Pen is mightier than Hollywood

Late night talk shows and awards ceremonies fall flat as Hollywood writers strike work

Nishi Malhotra Washington  

In a land that thrives on film and television entertainment and provides a good deal of it to the rest of the world as well, the film and television writers' strike in Hollywood which began on November 5 2006, has almost crippled the prolific industry, not to mention the media boomtown of Los Angeles. As a result, hundreds and thousands of props and costume companies, make-up artists, small and big actors, studio workers, caterers, etc., are out of work and forced to survive on their savings. Christmas 2007, hard enough for most Americans with the shadow of a recession looming over the economy, was made more difficult not just for the 12,000 striking writers but all the other entertainment hacks thrown out of jobs because of the domino effect of the strike.

American television audiences, holed up at home this cold winter, have been surviving on a fare of re-runs of popular shows and DVD rentals for two and a half months now. And let's face it, the politics of the country isn't the same either with late night show hosts Jay Leno, David Letterman and Conan O Brien, to name just a few, left dumbfounded without their writers, unable to come up with wisecracks about the Democrat and Republican contenders for the primary races, or putdowns about their favourite whacking boy, George Bush. Take away the smart, creative writing that goes into getting laughter and tears from the audience and the show hosts are no more than shifty-looking anchors making desperate attempts to ad lib — delivering, most of the time, off-centre jabs rather than knockout punches.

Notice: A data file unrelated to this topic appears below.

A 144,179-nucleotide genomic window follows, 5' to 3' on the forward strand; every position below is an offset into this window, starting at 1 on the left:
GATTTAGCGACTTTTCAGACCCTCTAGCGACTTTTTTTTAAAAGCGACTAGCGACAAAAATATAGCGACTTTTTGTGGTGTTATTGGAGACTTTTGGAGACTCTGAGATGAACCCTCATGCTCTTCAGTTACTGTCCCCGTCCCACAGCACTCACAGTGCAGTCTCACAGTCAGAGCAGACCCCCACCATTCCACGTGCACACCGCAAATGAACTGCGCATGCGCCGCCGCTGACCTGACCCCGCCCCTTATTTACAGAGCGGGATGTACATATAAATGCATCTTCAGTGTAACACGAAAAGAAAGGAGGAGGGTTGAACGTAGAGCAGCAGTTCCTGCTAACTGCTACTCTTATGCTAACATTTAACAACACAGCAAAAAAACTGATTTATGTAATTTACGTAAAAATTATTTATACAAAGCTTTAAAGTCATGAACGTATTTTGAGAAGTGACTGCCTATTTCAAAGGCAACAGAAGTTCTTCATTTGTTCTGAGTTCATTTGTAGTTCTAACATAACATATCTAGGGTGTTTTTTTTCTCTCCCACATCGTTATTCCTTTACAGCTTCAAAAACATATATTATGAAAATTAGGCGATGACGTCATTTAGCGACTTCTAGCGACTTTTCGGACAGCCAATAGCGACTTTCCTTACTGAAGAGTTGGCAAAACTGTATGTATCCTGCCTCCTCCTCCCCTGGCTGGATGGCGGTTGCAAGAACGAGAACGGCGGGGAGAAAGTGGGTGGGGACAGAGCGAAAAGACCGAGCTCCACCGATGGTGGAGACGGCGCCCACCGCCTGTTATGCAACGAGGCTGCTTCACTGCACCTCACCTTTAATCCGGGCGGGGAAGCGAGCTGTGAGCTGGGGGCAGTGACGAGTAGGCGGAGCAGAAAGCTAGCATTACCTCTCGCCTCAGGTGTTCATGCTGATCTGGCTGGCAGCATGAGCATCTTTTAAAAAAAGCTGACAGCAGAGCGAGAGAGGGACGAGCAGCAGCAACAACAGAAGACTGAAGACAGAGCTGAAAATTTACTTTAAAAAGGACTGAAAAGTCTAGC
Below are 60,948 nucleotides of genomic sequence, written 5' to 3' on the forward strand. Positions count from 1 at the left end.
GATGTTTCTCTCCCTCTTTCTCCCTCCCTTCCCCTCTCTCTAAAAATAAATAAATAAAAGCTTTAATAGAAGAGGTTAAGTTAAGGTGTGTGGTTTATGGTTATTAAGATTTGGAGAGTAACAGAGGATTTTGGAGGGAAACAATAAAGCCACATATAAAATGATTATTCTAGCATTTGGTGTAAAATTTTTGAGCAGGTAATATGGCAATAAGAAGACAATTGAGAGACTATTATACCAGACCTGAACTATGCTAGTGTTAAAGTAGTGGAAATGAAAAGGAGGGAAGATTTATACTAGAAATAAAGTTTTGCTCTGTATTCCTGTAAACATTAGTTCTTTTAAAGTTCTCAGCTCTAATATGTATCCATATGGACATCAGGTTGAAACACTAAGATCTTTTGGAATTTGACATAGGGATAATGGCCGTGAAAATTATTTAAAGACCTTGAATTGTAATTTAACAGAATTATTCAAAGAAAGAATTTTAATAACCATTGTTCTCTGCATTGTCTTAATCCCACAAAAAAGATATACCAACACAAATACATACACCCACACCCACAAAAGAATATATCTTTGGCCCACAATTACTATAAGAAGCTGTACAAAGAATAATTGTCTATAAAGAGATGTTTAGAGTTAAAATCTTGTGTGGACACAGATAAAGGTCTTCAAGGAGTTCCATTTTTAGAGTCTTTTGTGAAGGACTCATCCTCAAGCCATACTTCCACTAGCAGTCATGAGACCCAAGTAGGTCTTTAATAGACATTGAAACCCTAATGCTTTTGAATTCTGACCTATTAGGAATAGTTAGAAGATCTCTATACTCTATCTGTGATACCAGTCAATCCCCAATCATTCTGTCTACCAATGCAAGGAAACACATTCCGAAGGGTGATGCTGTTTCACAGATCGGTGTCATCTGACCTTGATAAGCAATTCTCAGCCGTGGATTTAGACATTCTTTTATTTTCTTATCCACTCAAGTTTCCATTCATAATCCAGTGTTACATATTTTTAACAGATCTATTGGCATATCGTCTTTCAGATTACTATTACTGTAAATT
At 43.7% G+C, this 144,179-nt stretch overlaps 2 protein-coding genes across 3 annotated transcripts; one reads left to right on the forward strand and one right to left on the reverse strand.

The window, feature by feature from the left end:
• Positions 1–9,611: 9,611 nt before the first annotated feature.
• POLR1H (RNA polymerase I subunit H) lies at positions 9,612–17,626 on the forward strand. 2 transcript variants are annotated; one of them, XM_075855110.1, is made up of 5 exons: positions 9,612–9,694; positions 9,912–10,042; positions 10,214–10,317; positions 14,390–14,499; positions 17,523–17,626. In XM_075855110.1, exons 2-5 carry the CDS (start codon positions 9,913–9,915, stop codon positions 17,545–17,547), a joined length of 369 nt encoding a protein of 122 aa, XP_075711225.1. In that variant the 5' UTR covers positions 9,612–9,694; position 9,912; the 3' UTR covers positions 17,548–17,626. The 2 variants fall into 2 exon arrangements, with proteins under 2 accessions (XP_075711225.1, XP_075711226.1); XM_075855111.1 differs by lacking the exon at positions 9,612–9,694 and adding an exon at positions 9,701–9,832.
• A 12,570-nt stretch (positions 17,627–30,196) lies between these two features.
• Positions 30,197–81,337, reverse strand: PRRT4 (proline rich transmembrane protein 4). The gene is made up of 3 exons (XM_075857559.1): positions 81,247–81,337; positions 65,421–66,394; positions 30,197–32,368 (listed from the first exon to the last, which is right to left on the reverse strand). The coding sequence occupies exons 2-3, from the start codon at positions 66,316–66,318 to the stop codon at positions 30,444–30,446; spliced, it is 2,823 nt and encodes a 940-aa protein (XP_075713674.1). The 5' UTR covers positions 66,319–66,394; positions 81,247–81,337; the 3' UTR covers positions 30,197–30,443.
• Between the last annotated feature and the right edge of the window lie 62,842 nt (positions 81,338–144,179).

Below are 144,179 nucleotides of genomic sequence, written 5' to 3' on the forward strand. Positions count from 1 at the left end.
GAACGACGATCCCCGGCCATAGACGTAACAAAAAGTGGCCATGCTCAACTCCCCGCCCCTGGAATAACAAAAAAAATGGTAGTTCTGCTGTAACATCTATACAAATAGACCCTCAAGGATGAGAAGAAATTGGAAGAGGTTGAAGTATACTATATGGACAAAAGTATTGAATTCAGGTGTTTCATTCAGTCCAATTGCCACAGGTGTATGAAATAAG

So what is it that the writers want and why aren't they getting it? The Writers' Guild of America East (WGAE) and the Writers' Guild of America West (WGAW) are two labour unions representing 12,000 writers who write for films and television and radio shows in America. They are striking against the Alliance of Motion Picture and Television Producers (AMPTP), a trade organisation that represents the interests of 397 American film and television producers, chief among which are such hallowed entertainment names as — CBS Inc., Metro-Goldwyn-Mayer, NBC Universal, News Corp/Fox, Paramount Pictures, Sony Pictures Entertainment, the Walt Disney Company and Warner Brothers.